27 October 2010
Indonesia is today trying to deal simultaneously with two substantial natural hazards of a rather different nature. The earthquake on Monday 25th October triggered a localised tsunami in the Mentawai islands, close to the epicentre, the Reuters Alertnet reports killed 108 people and has left a further 502 people missing.
The data on the earthquake available on the USGS website suggest that this was a Mw=7.7 event at a depth of about 21 km. The earthquake occurred on the subduction boundary between the Australian and Sunda plates. This is the same fault system that has generated a series of earthquakes in recent years, the most notable of course being the 2004 Boxing Day tsunami generating event. This area has been known to be due a large earthquake in the current series – see for example this article on the BBC website, which provided the map shown to the left, identifying the area of concern.
The location of the earthquake was such that the potential for widespread damage from the event itself was limited given the lack of population in the immediate vicinity. However, the potential for a local tsunami was immediately identified and warnings were issued. The tsunami itself appears to have primarily affected the islands of North and South Pagai (see map below). The charity Surfaid is very active on the Mentawi islands, and of course some of the villages affected by the tsunami are surfing sites, so unsurprisingly it thus has some good reports about the event itself. The earthquake struck at 9:42 pm local time – i.e. when it was dark – which of course will have reduced the likelihood of seeing the onrushing wave, and the likelihood of escaping from it somewhat lower.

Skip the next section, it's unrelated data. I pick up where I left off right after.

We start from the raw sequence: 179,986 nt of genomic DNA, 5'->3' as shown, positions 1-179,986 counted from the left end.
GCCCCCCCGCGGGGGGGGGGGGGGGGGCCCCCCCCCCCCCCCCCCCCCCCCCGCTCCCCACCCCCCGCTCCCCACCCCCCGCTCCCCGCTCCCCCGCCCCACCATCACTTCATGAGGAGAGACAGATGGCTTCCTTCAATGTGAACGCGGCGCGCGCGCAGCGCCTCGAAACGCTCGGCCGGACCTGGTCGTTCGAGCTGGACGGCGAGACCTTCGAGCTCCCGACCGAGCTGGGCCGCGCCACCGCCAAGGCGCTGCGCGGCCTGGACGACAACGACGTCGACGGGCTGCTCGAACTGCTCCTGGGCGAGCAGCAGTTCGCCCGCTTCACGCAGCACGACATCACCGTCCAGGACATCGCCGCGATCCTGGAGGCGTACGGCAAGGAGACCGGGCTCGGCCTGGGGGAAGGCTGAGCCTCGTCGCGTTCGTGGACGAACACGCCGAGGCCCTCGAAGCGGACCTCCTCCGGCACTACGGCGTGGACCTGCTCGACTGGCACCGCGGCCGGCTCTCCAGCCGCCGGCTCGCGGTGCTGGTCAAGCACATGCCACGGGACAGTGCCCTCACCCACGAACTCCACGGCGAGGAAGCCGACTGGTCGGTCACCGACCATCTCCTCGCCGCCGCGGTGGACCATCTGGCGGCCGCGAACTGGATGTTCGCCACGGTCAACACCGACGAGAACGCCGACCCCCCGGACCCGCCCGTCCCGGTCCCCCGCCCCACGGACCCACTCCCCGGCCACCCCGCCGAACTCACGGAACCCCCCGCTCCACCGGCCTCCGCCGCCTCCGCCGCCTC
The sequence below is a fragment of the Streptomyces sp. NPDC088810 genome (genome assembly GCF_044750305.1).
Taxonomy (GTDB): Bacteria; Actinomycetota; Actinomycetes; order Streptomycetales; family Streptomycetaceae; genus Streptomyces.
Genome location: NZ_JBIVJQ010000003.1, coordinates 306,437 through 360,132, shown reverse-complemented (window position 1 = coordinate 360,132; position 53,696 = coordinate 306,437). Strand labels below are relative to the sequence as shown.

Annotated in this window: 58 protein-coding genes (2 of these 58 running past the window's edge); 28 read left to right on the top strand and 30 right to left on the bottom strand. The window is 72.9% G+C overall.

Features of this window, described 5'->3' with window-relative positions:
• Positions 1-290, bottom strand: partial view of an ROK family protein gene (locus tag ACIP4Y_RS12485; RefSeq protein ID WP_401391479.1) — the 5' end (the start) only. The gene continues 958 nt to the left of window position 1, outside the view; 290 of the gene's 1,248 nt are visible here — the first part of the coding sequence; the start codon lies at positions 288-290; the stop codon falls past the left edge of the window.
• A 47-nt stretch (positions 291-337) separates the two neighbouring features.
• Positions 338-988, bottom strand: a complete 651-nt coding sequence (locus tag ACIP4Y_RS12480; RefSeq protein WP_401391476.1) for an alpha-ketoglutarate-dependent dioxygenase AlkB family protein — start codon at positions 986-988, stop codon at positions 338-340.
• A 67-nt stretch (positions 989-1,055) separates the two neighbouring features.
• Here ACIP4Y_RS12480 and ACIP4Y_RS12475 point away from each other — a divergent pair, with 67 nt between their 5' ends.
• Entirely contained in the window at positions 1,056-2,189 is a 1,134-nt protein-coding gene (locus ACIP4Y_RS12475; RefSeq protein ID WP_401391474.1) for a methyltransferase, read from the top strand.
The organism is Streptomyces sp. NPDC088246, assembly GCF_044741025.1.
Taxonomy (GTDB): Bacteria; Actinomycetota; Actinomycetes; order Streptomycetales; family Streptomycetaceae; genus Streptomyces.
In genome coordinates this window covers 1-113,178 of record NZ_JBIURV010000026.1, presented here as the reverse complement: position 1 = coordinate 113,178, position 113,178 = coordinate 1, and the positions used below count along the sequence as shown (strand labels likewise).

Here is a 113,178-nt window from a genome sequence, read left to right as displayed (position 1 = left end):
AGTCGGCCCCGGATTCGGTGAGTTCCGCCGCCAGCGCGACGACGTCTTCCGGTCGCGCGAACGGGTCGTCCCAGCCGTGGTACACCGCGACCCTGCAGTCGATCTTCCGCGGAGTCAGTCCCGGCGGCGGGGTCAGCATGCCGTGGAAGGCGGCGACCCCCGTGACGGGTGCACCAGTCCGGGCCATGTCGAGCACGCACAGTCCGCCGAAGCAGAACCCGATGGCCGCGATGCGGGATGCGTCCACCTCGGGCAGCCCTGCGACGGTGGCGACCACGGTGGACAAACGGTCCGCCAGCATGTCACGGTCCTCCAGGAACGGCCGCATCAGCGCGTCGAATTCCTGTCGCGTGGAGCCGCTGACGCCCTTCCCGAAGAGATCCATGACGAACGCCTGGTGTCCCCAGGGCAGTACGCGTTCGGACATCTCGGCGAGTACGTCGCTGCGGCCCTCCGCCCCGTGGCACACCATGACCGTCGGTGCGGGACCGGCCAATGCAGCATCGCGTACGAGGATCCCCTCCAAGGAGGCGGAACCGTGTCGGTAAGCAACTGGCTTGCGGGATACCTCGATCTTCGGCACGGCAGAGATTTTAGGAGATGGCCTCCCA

At the moment there is little information as to the likely cause of the tsunami. It is possible that this was directly generated by the earthquake, or that it may be associated with one or more submarine landslides. However, the GDACS service has a quite excellent but poorly-advertised resource online here that provides an animation of the likely tsunami generated by the fault itself here. The animation should be visible below:
The resultant wave heights are shown below:
Their modelling data suggests arrival wave heights of 0.1 to 0.5 metres, somewhat lower than actually reported (Surfaid suggests 2 to 3 metres), but note that this could be any one of the run-up affect when the wave reaches the coast, deficiencies in the model (which inevitably is only taking a very broad view at this stage) and the impact of events such as submarine landslides.